where T0Sample and TFSample corresponded to the absorbance at 630 nm of the strain growth in the presence of the tested compounds before (T0) and after (TF) incubation, respectively; T0Blank and TFBlank corresponded to the Mueller-Hinton broth medium with solvent before and after incubation, respectively; and T0Growth and TFGrowth to the strain growth in the presence of the sterile distilled water (positive control) before and after incubation, respectively.

3. Results and Discussions

3.1. Proximate Composition of Wheat Germ

Wheat germ, a nutritious by-product of the flour milling industry constituting 2.5 - 3.0 g/100g of the grain can be separated in a fairly pure form by using a germ separator or by suitable adjustments in milling techniques. The results of the proximate chemical analysis (Table 1) indicated that raw wheat germ sample had 12.63 g/100g moisture, 27.69 g/100g crude protein, 3.08 g/100g ash, and 1.54 g/100g crude fiber. The total carbohydrate by difference was found to be 46.07 g/100g, whereas the total lipids content of wheat germ was 9 g/100g. Previous studies reported higher values of ash content for wheat germ (18.01 g/100g FW) [2] .

The crude fat content of wheat germ used in this study was 8.99 g/100g, and this agrees with the 7% - 10% results reported by some researchers [2] [14] . The oil yield from wheat germ obtained in this study was lower than that of safflower oil (32%), rapeseed (39%), soybean oil (20%) and linseed oil (34%), both produced on commercial scale [15] . The defatted residues consequently became more replete with carbohydrates which could be processed further into livestock feeds, syrups, and other forms for diverse purposes, thus suggesting solvent extraction as the most acceptable and economical method of oil extraction relative to those enumerated.

The crude protein content of wheat germ is comparable to those reported for some conventional oilseeds like safflower seed (29.3%), sunflower (19.5%), and peanut (30.3%). The protein compares favourably with the value of 9.8% reported for wheat flour [16] , 6.34% reported for jackfruit seed flour [17] . Wheat germ could therefore serve as alternative source of protein and oil for man.

Wheat germ was also found to be a rich source of carbohydrates (46.07 g/100g). Thus being an excellent source of energy (375 kcal/100g). The low moisture content 12.63 of wheat germ remains an asset in storage and preservation of the nutrients. The germ could therefore serve as a cheap source of raw material for the food and oleochemical industries, and would also yield stable oil for diverse purposes and applications including shampoos, soaps, and by-products, margarine and salad and cooking oils. Therefore, wheat germ, with its inherent nutritional, could serve as good alternative to imported vegetable oils in food products.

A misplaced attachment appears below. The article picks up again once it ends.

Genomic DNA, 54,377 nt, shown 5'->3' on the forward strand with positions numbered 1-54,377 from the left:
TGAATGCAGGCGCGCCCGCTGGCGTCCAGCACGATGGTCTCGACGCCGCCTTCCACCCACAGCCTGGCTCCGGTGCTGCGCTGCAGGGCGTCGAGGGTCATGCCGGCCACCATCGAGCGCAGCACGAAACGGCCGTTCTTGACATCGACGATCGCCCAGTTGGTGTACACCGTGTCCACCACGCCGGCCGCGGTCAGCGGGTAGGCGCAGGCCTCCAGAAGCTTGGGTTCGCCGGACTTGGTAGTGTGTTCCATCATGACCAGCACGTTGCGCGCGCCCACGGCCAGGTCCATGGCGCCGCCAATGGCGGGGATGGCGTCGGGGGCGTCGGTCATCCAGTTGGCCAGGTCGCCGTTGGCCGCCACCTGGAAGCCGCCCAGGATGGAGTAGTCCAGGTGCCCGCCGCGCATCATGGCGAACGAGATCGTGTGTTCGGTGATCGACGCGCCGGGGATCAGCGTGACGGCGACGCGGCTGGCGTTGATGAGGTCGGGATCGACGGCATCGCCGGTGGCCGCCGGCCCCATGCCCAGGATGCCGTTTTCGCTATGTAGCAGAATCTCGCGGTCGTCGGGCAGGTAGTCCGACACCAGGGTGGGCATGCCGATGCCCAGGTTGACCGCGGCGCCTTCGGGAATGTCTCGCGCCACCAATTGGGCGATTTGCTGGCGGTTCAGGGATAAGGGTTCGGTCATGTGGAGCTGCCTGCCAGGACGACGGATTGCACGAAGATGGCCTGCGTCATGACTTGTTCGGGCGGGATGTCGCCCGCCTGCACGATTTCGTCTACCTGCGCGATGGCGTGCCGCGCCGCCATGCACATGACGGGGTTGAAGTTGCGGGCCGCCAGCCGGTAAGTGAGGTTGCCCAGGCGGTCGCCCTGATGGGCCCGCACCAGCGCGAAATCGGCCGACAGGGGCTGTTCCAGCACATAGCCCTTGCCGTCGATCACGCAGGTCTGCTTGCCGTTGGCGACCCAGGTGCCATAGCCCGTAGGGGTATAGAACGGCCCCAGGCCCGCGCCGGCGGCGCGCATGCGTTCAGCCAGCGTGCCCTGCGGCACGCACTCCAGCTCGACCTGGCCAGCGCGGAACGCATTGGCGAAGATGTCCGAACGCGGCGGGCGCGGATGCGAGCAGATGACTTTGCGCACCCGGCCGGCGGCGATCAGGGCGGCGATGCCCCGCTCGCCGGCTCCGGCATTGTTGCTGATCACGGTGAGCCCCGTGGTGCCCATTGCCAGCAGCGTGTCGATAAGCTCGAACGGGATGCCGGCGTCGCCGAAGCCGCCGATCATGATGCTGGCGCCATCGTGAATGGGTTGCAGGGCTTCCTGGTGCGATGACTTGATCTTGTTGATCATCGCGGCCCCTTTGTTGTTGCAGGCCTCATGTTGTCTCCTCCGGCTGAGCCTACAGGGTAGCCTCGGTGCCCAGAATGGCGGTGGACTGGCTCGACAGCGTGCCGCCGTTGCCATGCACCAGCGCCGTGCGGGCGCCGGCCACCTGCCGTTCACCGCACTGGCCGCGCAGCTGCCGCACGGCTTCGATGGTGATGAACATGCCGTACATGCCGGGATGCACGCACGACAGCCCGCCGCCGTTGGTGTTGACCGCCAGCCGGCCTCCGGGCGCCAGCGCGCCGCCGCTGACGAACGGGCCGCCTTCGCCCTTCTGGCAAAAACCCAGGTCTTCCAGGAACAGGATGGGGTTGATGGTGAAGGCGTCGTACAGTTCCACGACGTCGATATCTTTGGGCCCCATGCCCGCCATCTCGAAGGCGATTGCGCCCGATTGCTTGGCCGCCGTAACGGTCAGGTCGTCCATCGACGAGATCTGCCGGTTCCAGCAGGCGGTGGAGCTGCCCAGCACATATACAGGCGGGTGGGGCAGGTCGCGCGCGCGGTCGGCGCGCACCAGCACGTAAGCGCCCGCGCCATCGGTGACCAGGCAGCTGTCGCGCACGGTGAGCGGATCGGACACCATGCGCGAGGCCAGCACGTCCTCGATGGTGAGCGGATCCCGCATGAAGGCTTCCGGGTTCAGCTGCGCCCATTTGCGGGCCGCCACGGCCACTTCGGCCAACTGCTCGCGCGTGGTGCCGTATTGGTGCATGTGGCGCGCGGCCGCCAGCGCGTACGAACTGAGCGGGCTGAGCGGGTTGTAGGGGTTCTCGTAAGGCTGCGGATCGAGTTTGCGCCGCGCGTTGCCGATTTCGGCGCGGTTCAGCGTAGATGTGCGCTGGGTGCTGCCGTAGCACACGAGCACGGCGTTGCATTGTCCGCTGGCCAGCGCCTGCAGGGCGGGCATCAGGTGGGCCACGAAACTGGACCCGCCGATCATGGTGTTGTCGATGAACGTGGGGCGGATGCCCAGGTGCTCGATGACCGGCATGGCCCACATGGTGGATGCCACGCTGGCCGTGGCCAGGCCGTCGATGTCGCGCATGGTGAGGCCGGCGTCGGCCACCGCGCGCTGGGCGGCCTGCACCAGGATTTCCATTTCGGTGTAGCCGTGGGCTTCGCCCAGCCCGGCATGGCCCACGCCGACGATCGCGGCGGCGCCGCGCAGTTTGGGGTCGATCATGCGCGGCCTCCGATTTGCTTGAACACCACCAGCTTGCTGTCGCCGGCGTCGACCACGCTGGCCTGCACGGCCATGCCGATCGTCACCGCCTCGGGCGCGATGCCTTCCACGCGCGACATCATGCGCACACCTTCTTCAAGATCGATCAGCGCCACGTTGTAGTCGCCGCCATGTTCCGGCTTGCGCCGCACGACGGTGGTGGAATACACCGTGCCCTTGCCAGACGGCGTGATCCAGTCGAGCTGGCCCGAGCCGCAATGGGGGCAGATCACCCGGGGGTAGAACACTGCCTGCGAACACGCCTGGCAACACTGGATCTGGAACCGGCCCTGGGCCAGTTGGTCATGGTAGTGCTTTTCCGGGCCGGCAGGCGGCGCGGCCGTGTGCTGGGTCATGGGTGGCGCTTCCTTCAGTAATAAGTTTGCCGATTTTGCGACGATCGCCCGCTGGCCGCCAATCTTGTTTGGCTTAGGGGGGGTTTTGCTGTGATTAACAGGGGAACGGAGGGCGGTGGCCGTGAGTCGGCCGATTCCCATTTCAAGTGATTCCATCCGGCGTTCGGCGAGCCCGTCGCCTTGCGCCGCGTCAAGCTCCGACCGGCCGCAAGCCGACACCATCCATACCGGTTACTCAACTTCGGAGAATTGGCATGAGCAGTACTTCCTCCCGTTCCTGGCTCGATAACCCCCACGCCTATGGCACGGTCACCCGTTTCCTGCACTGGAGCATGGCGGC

Table 1. Chemical composition of wheat germ.

Data are mean ± SD of three replicates. *By difference.

3.2. Physicochemical Properties of Wheat Germ Oil

Preliminary characterization of wheat germ oil was carried out by collecting data (Table 2) on some bulk physicochemical properties of the oil. Refractive index is the degree of the deflection of a beam light that occurs when it passes from one medium to the other. Refractive index generally shed light on structural properties such as average molecular mass and degree of unsaturation of the fatty acids in oils and fats. Refractive index of wheat germ oil was found to be 1.4728. This value indicates the presence of long chain unsaturated fatty acids in germ oil.

The saponification value (SV) of 191.22, mg KOH/g for wheat germ oil also pointed in the direction of presence of long chain unsaturated fatty acids in germ oil. The high saponification value of this oil suggested its potential use in liquid soap and shampoo production [18] . Unsaponifiable matter (USM) consists of minor components accompanying triacylglycerols (sterols, tocopherols, lipopigments and hydrocarbons) and makes up 0.5% - 2.5%, exceptionally 5% - 6% of vegetable oils. The oil showed a high content of the unsaponifiable matter (4.69%) i.e., the phytosterols, tocopherols and tocotrienols. Therefore, the addition of USM isolated from wheat germ oil can be proved to retard oxidation in vegetable oils and model lipids subjected to heating. The antioxidant activity of tocopherols is well documented. Other unsaponifiable components including sterols, carotenoids and squalene may protect the unsaturated fatty acids from being rancid as well [19] .

Iodine value measures the unsaturation content in the oil sample. A higher iodine value indicates a higher degree of unsaturation and consequently higher refractive indices. For this study, the oil showed a high iodine value 115.47 (g I2∙100 g−1 oil) due to its high unsaturated fatty acid content such as oleic and linoleic acid (Table 3). Its iodine value places it in the semi-drying oil group. This iodine value suggests its use in production of alkyd resin, shoe polish, and varnishes.